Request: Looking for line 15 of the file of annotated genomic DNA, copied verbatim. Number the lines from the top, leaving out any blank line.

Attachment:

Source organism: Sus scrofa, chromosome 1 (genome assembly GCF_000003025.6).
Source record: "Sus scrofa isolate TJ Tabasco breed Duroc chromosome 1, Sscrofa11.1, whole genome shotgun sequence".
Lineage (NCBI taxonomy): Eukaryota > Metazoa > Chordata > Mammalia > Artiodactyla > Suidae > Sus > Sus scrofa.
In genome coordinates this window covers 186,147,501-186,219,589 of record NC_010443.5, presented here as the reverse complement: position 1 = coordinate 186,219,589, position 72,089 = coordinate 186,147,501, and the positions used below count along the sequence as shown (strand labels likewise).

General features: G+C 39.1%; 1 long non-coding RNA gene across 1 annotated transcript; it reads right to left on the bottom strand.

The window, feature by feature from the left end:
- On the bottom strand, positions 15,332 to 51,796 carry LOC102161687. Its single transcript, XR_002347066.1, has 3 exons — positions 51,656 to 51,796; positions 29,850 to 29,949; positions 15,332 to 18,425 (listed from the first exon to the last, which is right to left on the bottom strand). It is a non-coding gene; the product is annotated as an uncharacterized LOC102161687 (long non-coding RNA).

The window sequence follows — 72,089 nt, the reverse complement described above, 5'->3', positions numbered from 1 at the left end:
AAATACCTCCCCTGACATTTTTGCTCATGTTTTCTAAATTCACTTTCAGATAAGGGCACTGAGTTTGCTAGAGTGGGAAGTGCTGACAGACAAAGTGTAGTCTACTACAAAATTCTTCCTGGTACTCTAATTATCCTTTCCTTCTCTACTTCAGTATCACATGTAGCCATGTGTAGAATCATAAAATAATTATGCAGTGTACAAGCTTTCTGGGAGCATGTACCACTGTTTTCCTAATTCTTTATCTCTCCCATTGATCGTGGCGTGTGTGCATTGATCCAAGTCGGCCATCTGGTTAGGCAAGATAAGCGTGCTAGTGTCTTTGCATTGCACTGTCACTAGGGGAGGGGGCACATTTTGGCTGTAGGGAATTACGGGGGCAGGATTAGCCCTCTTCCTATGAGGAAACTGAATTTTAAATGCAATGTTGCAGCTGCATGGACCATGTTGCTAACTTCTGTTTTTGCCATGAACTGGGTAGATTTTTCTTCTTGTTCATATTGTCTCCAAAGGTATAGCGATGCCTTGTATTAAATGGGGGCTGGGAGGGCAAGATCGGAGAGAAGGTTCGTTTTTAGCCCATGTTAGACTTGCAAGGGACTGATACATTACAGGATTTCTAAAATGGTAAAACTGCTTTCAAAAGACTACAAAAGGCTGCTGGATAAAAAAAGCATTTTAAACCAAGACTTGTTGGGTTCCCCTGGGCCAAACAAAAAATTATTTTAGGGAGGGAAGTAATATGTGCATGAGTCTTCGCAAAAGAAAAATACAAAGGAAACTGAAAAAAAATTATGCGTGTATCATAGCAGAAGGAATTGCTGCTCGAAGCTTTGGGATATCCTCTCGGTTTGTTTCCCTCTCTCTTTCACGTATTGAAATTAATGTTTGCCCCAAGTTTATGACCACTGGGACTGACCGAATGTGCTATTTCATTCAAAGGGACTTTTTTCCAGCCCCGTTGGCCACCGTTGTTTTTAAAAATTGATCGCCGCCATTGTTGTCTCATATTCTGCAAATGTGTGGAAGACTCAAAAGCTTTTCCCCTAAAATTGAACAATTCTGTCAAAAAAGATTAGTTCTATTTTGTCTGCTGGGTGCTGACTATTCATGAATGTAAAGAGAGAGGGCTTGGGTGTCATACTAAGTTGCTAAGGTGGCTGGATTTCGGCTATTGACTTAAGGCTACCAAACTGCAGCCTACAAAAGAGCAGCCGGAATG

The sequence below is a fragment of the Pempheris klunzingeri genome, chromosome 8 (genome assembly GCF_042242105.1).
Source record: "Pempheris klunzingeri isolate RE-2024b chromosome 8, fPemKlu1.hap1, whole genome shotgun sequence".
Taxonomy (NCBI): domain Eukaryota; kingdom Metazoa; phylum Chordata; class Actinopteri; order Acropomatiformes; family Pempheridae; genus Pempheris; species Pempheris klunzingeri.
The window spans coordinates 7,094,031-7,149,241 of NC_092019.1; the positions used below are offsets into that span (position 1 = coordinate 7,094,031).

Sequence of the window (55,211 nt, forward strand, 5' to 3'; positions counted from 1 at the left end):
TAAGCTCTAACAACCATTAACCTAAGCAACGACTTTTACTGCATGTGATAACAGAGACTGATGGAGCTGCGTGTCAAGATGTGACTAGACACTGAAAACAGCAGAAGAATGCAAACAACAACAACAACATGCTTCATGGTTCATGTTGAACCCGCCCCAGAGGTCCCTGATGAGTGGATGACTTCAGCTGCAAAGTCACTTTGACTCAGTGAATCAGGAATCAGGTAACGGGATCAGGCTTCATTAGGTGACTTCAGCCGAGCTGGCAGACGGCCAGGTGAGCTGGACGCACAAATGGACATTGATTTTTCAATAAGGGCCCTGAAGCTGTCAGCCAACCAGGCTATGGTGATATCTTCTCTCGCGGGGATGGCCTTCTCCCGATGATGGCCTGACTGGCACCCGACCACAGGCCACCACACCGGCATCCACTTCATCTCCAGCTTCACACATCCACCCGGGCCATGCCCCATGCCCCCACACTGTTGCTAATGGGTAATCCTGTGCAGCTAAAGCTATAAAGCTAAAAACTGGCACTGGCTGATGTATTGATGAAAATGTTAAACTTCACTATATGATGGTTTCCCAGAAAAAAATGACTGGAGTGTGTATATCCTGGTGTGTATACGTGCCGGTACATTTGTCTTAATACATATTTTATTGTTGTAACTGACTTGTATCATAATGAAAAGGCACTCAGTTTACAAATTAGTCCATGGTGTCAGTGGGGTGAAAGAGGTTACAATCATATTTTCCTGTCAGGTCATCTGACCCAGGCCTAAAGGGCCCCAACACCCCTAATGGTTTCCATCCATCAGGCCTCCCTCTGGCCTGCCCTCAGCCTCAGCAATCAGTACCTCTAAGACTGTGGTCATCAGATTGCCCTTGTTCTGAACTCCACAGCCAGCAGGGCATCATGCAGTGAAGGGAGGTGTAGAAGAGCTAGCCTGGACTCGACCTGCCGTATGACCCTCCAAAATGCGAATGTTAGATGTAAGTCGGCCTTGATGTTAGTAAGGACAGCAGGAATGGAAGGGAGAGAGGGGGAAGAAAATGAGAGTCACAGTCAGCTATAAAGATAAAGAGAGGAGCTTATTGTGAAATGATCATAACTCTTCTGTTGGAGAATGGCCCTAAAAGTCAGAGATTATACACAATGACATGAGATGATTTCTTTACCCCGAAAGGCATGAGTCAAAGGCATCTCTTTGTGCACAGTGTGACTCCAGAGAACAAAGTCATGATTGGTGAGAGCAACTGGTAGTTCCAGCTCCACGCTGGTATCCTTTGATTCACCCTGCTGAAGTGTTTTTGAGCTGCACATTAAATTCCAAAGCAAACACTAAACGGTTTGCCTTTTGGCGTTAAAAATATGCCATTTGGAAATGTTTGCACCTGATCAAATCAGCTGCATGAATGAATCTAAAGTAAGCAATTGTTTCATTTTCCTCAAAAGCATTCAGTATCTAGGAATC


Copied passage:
TAAGCTCTAACAACCATTAACCTAAGCAACGACTTTTACTGCATGTGATAACAGAGACTGATGGAGCTGCGTGTCAAGATGTGACTAGACACTGAAAACAGCAGAAGAATGCAAACAACAACAACAACATGCTTCATGGTTCATGTTGAACCCGCCCCAGAGGTCCCTGATGAGTGGATGACTTCAGCTGCAAAGTCACTTTGACTCAGTGAATCAGGAATCAGGTAACGGGATCAGGCTTCATTAGGTGACTTCAGCCGAGCTGGCAGACGGCCAGGTGAGCTGGACGCACAAATGGACATTGATTTTTCAATAAGGGCCCTGAAGCTGTCAGCCAACCAGGCTATGGTGATATCTTCTCTCGCGGGGATGGCCTTCTCCCGATGATGGCCTGACTGGCACCCGACCACAGGCCACCACACCGGCATCCACTTCATCTCCAGCTTCACACATCCACCCGGGCCATGCCCCATGCCCCCACACTGTTGCTAATGGGTAATCCTGTGCAGCTAAAGCTATAAAGCTAAAAACTGGCACTGGCTGATGTATTGATGAAAATGTTAAACTTCACTATATGATGGTTTCCCAGAAAAAAATGACTGGAGTGTGTATATCCTGGTGTGTATACGTGCCGGTACATTTGTCTTAATACATATTTTATTGTTGTAACTGACTTGTATCATAATGAAAAGGCACTCAGTTTACAAATTAGTCCATGGTGTCAGTGGGGTGAAAGAGGTTACAATCATATTTTCCTGTCAGGTCATCTGACCCAGGCCTAAAGGGCCCCAACACCCCTAATGGTTTCCATCCATCAGGCCTCCCTCTGGCCTGCCCTCAGCCTCAGCAATCAGTACCTCTAAGACTGTGGTCATCAGATTGCCCTTGTTCTGAACTCCACAGCCAGCAGGGCATCATGCAGTGAAGGGAGGTGTAGAAGAGCTAGCCTGGACTCGACCTGCCGTATGACCCTCCAAAATGCGAATGTTAGATGTAAGTCGGCCTTGATGTTAGTAAGGACAGCAGGAATGGAAGGGAGAGAGGGGGAAGAAAATGAGAGTCACAGTCAGCTATAAAGATAAAGAGAGGAGCTTATTGTGAAATGATCATAACTCTTCTGTTGGAGAATGGCCCTAAAAGTCAGAGATTATACACAATGACATGAGATGATTTCTTTACCCCGAAAGGCATGAGTCAAAGGCATCTCTTTGTGCACAGTGTGACTCCAGAGAACAAAGTCATGATTGGTGAGAGCAACTGGTAGTTCCAGCTCCACGCTGGTATCCTTTGATTCACCCTGCTGAAGTGTTTTTGAGCTGCACATTAAATTCCAAAGCAAACACTAAACGGTTTGCCTTTTGGCGTTAAAAATATGCCATTTGGAAATGTTTGCACCTGATCAAATCAGCTGCATGAATGAATCTAAAGTAAGCAATTGTTTCATTTTCCTCAAAAGCATTCAGTATCTAGGAATC